I think it's safe to say that I'm on my way to beer snob-dom.
When I was young, I remember arriving home to find Mom's face was awash with concern and intent. She told me there was a fire down in the pinewoods below the neighborhood. We were evacuating. I remember feeling intrigued by it all. The seriousness never set in until some of my closest friends lost their homes to the flames.
WASHINGTON -- The media love optics and no one understands this better than President Obama.
There is something that has been bothering me lately. And no, I'm not referring to the fact that there will never again be a new episode of 30 Rock (RIP Liz Lemon) or the fact that the writers of Downton Abbey (SPOILER ALERT) decided to kill off two of the most likable characters on the show in particularly gruesome fashions. My beef is with something that we are servants to almost every single day of our lives -- stoplights.
This week is Sunshine Week, that week of the year where journalists, especially in the newspaper business emphasize the importance of freedom of information acts (FOIA) and open government. Sunshine Week is a joint effort of the American Society of News Editors (ASNE) and the Reporters Committee for Freedom of the Press (RCFP). It's called Sunshine Week because the observation started in Florida by that state's press association in 2003. Florida is, of course, the Sunshine State.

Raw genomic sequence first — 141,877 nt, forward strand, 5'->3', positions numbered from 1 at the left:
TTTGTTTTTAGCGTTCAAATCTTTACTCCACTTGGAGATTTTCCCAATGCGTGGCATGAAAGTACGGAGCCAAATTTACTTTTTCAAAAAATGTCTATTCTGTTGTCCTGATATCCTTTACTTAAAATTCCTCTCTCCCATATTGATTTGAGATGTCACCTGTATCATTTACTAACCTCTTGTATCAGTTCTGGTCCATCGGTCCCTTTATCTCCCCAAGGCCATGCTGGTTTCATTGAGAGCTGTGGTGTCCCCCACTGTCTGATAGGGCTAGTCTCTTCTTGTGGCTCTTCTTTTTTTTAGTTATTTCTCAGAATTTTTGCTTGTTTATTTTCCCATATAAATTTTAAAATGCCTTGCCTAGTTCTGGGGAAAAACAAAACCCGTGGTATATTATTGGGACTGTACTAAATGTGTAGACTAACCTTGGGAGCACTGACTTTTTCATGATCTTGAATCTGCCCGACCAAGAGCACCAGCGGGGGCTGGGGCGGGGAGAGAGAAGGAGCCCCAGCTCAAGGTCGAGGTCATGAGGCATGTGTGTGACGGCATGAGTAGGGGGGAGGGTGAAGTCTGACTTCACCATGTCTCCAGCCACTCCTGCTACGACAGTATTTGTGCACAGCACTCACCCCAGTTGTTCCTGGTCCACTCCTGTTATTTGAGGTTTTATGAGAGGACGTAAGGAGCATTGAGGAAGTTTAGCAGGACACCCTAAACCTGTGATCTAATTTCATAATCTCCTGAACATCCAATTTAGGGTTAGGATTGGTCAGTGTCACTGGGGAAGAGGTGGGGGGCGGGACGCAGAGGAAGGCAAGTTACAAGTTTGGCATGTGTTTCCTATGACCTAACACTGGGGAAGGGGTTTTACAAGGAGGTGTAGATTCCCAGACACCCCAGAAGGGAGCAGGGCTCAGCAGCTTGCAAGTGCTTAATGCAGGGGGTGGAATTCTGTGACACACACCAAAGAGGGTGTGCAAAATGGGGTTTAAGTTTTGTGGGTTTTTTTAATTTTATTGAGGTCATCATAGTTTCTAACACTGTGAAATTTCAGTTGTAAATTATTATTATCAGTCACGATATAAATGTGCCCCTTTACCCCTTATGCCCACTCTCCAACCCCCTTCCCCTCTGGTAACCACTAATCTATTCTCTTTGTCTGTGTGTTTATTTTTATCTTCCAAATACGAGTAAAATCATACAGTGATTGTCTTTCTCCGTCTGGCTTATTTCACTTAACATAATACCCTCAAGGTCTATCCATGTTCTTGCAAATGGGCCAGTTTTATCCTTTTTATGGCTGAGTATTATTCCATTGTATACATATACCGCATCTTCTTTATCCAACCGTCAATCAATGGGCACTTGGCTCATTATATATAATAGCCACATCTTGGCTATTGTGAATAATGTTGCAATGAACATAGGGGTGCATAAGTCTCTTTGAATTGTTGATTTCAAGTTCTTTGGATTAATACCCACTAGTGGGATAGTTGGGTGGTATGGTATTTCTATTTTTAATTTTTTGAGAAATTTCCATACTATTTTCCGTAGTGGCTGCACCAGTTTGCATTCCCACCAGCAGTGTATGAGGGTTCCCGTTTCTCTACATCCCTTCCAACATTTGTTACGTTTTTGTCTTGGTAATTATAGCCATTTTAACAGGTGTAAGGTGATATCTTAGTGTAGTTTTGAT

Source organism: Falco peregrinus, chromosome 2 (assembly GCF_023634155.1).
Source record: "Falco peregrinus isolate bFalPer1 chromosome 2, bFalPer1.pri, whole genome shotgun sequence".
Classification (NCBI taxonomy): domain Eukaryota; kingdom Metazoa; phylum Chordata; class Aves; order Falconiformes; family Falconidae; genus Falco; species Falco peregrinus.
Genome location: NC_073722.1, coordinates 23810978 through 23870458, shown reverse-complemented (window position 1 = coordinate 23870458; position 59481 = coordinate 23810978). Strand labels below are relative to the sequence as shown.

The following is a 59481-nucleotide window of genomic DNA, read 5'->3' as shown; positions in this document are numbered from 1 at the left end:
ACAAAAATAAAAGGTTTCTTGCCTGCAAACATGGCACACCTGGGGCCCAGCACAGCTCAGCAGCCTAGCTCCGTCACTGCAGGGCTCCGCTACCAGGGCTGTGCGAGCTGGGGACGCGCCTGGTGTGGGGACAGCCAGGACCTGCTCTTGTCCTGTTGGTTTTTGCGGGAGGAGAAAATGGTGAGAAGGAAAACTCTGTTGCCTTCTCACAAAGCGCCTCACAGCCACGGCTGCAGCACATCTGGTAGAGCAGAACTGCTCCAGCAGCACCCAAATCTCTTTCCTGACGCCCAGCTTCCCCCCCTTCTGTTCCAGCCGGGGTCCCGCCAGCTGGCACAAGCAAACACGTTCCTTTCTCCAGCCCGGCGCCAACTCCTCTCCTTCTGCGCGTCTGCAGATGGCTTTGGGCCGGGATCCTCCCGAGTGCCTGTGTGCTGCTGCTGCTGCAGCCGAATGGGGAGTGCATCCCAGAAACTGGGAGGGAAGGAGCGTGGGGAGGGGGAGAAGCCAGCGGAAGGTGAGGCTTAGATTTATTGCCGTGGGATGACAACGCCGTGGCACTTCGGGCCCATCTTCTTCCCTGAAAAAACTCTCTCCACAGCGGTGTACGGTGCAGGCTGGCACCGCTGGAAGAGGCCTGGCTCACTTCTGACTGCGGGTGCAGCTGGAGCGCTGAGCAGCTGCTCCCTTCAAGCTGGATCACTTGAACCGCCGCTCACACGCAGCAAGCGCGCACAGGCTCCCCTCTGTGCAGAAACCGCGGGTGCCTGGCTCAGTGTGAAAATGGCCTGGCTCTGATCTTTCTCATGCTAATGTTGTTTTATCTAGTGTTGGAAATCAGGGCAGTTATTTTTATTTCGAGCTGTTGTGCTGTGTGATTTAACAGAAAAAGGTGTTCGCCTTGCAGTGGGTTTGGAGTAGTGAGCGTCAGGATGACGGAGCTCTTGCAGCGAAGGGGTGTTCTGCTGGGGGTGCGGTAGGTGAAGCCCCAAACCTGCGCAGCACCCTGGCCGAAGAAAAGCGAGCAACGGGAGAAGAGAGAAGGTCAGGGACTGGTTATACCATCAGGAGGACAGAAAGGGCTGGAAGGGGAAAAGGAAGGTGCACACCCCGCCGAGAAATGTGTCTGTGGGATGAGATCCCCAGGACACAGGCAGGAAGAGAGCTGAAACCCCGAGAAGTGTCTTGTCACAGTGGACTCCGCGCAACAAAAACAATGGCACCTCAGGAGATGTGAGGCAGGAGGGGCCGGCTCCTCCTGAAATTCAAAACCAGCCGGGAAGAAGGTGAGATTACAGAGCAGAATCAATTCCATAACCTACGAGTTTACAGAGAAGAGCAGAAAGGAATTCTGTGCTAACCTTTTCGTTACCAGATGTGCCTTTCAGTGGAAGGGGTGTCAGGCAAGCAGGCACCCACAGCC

In January, KershawHealth's accounting firm, Dixon Hughes Goodman LLP, presented its annual audit report to the Board of Trustees. Dixon Hughes Goodman is one of the country's most respected Certified Public Accountant (CPA) firms and the largest based in the South. The audit report was excellent, and the auditors commented specifically on KershawHealth's outstanding accounting department. The CPAs found no areas which were substandard or issues to be addressed in connection with their audit. The report was gratifying because it reiterates that despite current challenges, KershawHealth continues to maintain the highest financial standards.
I don't often get the chance, simply due to my work schedule, but every now and then I like to see what our sister paper in Bishopville, the Lee County Observer, has on its front page.